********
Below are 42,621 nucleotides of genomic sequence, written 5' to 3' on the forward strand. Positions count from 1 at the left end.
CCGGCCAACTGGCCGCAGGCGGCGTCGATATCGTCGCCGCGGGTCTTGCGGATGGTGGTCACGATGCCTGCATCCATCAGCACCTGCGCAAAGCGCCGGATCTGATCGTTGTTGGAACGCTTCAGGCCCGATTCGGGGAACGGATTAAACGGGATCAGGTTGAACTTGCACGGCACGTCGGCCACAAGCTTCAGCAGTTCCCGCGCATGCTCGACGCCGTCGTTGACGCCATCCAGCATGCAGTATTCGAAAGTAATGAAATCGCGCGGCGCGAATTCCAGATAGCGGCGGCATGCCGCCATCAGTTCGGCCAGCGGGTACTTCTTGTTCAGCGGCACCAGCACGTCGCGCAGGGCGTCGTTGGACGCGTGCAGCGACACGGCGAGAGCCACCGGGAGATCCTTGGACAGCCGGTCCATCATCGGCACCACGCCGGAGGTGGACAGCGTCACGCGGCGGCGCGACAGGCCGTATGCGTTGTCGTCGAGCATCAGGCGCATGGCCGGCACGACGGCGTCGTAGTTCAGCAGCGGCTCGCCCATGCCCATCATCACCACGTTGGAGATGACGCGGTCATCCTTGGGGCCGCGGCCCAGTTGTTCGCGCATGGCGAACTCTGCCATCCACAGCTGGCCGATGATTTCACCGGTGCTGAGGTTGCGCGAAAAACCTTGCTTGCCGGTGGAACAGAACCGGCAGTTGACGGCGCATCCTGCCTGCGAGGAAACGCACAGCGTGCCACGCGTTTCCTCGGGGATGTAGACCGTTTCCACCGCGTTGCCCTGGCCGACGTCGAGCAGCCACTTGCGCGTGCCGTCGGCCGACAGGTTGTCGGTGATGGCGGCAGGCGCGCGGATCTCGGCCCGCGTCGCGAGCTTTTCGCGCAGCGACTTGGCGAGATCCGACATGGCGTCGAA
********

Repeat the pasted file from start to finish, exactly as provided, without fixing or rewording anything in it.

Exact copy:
Below are 42,621 nucleotides of genomic sequence, written 5' to 3' on the forward strand. Positions count from 1 at the left end.
CCGGCCAACTGGCCGCAGGCGGCGTCGATATCGTCGCCGCGGGTCTTGCGGATGGTGGTCACGATGCCTGCATCCATCAGCACCTGCGCAAAGCGCCGGATCTGATCGTTGTTGGAACGCTTCAGGCCCGATTCGGGGAACGGATTAAACGGGATCAGGTTGAACTTGCACGGCACGTCGGCCACAAGCTTCAGCAGTTCCCGCGCATGCTCGACGCCGTCGTTGACGCCATCCAGCATGCAGTATTCGAAAGTAATGAAATCGCGCGGCGCGAATTCCAGATAGCGGCGGCATGCCGCCATCAGTTCGGCCAGCGGGTACTTCTTGTTCAGCGGCACCAGCACGTCGCGCAGGGCGTCGTTGGACGCGTGCAGCGACACGGCGAGAGCCACCGGGAGATCCTTGGACAGCCGGTCCATCATCGGCACCACGCCGGAGGTGGACAGCGTCACGCGGCGGCGCGACAGGCCGTATGCGTTGTCGTCGAGCATCAGGCGCATGGCCGGCACGACGGCGTCGTAGTTCAGCAGCGGCTCGCCCATGCCCATCATCACCACGTTGGAGATGACGCGGTCATCCTTGGGGCCGCGGCCCAGTTGTTCGCGCATGGCGAACTCTGCCATCCACAGCTGGCCGATGATTTCACCGGTGCTGAGGTTGCGCGAAAAACCTTGCTTGCCGGTGGAACAGAACCGGCAGTTGACGGCGCATCCTGCCTGCGAGGAAACGCACAGCGTGCCACGCGTTTCCTCGGGGATGTAGACCGTTTCCACCGCGTTGCCCTGGCCGACGTCGAGCAGCCACTTGCGCGTGCCGTCGGCCGACAGGTTGTCGGTGATGGCGGCAGGCGCGCGGATCTCGGCCCGCGTCGCGAGCTTTTCGCGCAGCGACTTGGCGAGATCCGACATGGCGTCGAA